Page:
Wednesday, April 7, 2010

Interns in bikinis!

Interesting development in the U.S. the other day. It seems that a pretty major publishing company has decided to pay their interns some sort of living wage. Wacky, I know. You can read intelligent musings about it here.

This got me thinking about my own internship days. I've already fessed up to the fact that I did a turn at McClelland & Stewart, one of Canada's finest literary publishers. While I only got paid $1000 for three months of full-time labour (and zero educational credits - many book publishing internships are post-grad), the time I spent there was likely the most important in my career/life thus far. Here's why.

1. I met two of my best friends (and met my partner through one of them. Hi muffin!);
2. I learned how hard it is to get a book deal in this country (and how little most authors get paid when they do);
3. I got my first real publishing job because of that internship (and a little bit of strategic cultural/professional exaggeration);
4. In my tiny intern office surrounded by stacks of catalogues and the unholy wailing of my boss ("Leonard!"), I began writing my first novel.

Obviously this story would be more inspiring and romantic if my book would hurry up and get published already, but even still, I'm 100% supportive of the internship process. What I'm 0% supportive of is the lack of pay. The argument, from the employer's perspective, often goes like this: "But you're young and you don't have any experience in publishing so why should we pay you more, or even at all?" True, but I didn't have any popcorn experience when I worked the candy counter at Cineplex yet they still paid me $10 an hour.

The issue is a complex one and veers into all kinds of dangerous territory (class, connections, exploitation...). But right now my main concern is this: interns who don't get paid are more likely to grow up to become professionals who don't get paid. Just look at the going rates for online and print writing these days. $1 per word? Ha. We'll pretty much take anything we can get. A can of ham? A gluten-free granola bar? We're just so f%$#&ing grateful for the opportunity, don't you know.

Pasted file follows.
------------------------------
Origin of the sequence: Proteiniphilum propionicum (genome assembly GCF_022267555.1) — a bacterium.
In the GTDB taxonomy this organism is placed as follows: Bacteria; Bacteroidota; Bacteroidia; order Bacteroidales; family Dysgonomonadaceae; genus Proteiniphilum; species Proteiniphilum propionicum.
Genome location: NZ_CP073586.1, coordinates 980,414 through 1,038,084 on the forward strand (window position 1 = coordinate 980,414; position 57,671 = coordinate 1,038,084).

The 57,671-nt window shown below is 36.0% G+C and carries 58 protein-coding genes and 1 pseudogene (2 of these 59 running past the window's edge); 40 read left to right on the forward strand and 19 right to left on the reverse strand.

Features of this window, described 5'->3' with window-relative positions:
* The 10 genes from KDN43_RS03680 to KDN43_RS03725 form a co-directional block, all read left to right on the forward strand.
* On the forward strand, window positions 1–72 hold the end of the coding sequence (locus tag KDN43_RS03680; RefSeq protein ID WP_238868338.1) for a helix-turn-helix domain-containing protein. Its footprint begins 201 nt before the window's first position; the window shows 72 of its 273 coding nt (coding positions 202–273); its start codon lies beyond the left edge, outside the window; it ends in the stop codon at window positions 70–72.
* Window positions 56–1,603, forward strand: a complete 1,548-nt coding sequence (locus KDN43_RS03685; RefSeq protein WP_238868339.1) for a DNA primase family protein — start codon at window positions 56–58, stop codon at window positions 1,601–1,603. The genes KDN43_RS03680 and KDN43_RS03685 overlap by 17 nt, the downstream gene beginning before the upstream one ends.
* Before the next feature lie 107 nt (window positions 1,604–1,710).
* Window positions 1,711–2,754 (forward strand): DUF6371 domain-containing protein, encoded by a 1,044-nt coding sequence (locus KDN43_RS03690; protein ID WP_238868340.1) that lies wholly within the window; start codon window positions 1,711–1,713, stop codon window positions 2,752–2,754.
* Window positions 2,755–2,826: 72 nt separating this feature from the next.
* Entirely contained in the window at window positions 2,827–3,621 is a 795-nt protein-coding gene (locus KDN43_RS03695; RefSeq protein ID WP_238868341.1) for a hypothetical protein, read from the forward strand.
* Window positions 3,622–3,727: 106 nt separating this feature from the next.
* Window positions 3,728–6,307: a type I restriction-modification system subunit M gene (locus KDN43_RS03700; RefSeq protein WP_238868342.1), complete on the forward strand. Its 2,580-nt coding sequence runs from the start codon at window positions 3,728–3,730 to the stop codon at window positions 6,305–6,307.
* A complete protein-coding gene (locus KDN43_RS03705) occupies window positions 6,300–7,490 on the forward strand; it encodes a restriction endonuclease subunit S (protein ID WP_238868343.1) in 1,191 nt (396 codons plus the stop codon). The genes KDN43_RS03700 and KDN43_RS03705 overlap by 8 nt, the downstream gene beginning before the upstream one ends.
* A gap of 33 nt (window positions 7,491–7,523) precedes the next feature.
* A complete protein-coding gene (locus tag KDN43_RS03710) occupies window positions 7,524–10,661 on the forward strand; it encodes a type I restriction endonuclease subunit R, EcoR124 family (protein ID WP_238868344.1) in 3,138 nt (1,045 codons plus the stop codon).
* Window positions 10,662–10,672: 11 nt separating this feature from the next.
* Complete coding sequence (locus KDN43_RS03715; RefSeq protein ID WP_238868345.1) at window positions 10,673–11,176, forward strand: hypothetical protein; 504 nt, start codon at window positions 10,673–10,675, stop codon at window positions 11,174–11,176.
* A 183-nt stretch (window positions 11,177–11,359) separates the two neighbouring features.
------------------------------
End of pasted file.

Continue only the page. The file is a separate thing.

Despite the coffee gofer jokes that get made, the publishing industry would fall apart without interns. As such, this is Edward the Bear giving a high five to the progressive folk at Atlantic Media on my behalf:

And this is me hoping that others here in Canada will soon follow suit:


  1. See, on the flipside of that, engineering interns (students) get paid very well for their work, but coming out of that, they are generally:

    1) Unsatisfied with the wage they end up with when they get a full-time position

    2) Unappreciative of the fact that their wage is higher than most other interns or students

    Not being paid builds character!

    Seriously, though, I think not being paid for an internship is one step away from slavery. You might as well have a whole bunch of writers hanging out in a parking lot, waiting for the publishing pickup truck to come get them for the day. THAT would make an awesome movie...

  2. Je-sus. An engineering internship seems a bit scary to me, Matt. "So, uh, Inexperienced Intern, why don't you go fix that bolt to that bridge over there. And then I have some arc welding and acid pouring that needs a doin'."

    Ouch. I just got a paper cut.